They explained that on April 30, 2009, Biden was interviewed by then-NBC host Matt Lauer on the "Today" show. Lauer asked, "If a member of your family came to you and said, 'Look, I want to go on a commercial airliner to Mexico and back,' within the next week, would you think it's a good idea?"
"It's not that it's going to Mexico. It's you're in a confined aircraft," Biden said. "When one person sneezes, it goes all the way through the aircraft." He added that he wouldn't advise taking the subway, either: "If you're out in the middle of a field and someone sneezes, that's one thing; if you're in a closed aircraft or closed container or closed car or closed classroom, it's a different thing."
One reason PolitiFact wrote this up is that it rated Biden's claim "Pants on Fire" back in 2009. In an airplane, the experts said, a sneeze might travel a row or two but not throughout the whole plane.
The @TrumpWarRoom Twitter account found a 2009 video of then-White House press secretary Robert Gibbs trying to spin what Biden "meant to say" — that if you're feeling ill, don't get on a plane. Next you hear Jake Tapper, then with ABC, shooting back saying, "With all due respect," Gibbs' statement wasn't "even remotely close" to what Biden said.
Here's the important part: The networks energetically circled the "news" wagons to protect Biden. They helped "clean up his mess," as Trump said.
Then-CBS anchor Katie Couric brought a doctor on "CBS Evening News" and said, "the vice president created a bit of a brouhaha ... but that's not terrible advice in certain situations, is it?"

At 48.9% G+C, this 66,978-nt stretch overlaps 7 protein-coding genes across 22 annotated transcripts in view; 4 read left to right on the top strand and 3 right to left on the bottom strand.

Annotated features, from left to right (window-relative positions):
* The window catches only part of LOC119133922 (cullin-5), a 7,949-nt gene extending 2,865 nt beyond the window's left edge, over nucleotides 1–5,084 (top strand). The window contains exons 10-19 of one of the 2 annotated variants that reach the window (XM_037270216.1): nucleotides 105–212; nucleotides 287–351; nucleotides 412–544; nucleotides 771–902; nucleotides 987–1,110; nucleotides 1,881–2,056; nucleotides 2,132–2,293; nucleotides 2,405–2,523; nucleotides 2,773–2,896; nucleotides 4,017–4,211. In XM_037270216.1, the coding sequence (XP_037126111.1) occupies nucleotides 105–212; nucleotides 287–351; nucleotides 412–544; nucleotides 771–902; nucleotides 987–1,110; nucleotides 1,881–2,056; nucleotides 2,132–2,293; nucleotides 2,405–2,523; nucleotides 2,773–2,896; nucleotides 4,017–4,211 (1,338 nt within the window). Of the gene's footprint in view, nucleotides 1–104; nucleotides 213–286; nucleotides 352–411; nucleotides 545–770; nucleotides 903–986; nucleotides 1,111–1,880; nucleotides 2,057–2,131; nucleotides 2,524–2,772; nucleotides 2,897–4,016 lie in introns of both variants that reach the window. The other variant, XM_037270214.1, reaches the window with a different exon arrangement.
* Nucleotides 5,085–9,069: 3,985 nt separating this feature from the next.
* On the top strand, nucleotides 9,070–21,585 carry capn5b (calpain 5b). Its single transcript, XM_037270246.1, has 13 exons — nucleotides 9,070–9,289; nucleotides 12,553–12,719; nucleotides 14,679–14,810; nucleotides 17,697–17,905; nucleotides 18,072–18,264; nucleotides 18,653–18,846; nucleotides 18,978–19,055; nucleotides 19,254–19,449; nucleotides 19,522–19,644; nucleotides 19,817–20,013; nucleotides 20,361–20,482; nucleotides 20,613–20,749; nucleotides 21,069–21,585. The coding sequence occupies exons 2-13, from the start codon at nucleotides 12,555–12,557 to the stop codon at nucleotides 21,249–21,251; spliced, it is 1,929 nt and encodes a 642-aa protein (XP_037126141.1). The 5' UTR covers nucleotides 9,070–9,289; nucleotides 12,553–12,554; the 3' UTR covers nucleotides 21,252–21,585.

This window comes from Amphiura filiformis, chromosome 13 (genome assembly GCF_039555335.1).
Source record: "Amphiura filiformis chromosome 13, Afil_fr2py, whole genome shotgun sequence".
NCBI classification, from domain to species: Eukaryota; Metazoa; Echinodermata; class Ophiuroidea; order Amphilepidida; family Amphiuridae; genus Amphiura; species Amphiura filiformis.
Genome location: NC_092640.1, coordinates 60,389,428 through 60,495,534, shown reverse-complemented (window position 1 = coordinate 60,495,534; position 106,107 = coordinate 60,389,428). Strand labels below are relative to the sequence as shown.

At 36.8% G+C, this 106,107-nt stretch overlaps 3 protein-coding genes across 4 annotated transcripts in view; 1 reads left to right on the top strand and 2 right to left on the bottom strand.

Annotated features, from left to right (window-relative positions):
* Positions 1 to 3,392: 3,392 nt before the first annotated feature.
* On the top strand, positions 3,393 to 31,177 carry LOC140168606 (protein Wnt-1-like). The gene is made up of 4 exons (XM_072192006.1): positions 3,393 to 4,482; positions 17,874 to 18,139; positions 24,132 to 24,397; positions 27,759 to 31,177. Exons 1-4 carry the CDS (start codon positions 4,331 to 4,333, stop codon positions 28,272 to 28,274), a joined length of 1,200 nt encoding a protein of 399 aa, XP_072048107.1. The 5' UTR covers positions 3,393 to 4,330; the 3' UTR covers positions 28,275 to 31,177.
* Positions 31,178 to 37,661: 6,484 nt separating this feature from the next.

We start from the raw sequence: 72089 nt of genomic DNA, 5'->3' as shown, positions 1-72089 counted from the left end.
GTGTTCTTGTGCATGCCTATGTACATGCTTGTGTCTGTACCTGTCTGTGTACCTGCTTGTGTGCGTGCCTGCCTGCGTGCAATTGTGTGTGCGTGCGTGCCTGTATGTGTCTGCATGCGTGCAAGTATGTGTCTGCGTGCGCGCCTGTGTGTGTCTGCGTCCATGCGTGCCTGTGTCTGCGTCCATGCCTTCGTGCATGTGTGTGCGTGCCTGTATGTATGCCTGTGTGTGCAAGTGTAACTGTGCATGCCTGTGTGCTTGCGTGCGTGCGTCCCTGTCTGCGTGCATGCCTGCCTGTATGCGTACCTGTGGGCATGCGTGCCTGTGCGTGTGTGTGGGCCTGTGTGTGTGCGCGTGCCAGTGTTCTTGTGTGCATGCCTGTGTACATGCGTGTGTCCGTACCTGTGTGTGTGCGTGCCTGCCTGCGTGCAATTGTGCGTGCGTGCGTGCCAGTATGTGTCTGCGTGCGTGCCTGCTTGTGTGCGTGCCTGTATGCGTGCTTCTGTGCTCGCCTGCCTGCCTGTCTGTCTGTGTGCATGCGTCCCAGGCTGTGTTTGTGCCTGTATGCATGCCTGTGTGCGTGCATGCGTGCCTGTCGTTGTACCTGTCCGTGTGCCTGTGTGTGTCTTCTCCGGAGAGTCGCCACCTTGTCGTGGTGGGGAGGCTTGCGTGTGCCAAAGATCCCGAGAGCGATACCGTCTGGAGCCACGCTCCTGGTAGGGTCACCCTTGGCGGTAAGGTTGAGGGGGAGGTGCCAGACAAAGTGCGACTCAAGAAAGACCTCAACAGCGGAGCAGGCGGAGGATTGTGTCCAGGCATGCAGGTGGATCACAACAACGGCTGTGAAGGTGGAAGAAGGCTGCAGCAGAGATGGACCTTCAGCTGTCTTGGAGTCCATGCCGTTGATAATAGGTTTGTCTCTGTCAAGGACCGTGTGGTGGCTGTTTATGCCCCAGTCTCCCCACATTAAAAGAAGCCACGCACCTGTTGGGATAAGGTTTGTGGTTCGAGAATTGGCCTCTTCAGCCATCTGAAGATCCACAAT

In 2008, Brent Baker at NewsBusters noted how Couric had earlier been so protective of Biden that she didn't correct him during an interview when he said Franklin Roosevelt "got on television" when the stock market crashed.
On ABC's evening newscast, then-anchor Charles Gibson ran the "Today" show clip of Biden and asked then-ABC medical editor Dr. Tim Johnson, "Is he overreacting?" Johnson admitted Biden was off-base, but then spun it into a positive: "In an ironic way, the reaction — the information that has come out in reaction — has been very informative."
Fox's Chris Wallace wasn't so sanguine in a New York talk radio interview with Steve Malzberg. "This just is very reckless, and, and, it just makes you wonder, 'What's the matter with this guy?'" he said. "I'm able to get on and off the air without saying — I hope, most times — without saying something stupid. He doesn't seem to be able to do that."
It's worth remembering that the media's coverage of infectious diseases resembles their coverage of every other potentially controversial topic. Verifiable facts are often secondary, and political spin dominates. Liberal media outlets find it boring to merely organize and recite facts. It's in their nature to nurture and protect the people they locate on "the right side of history."
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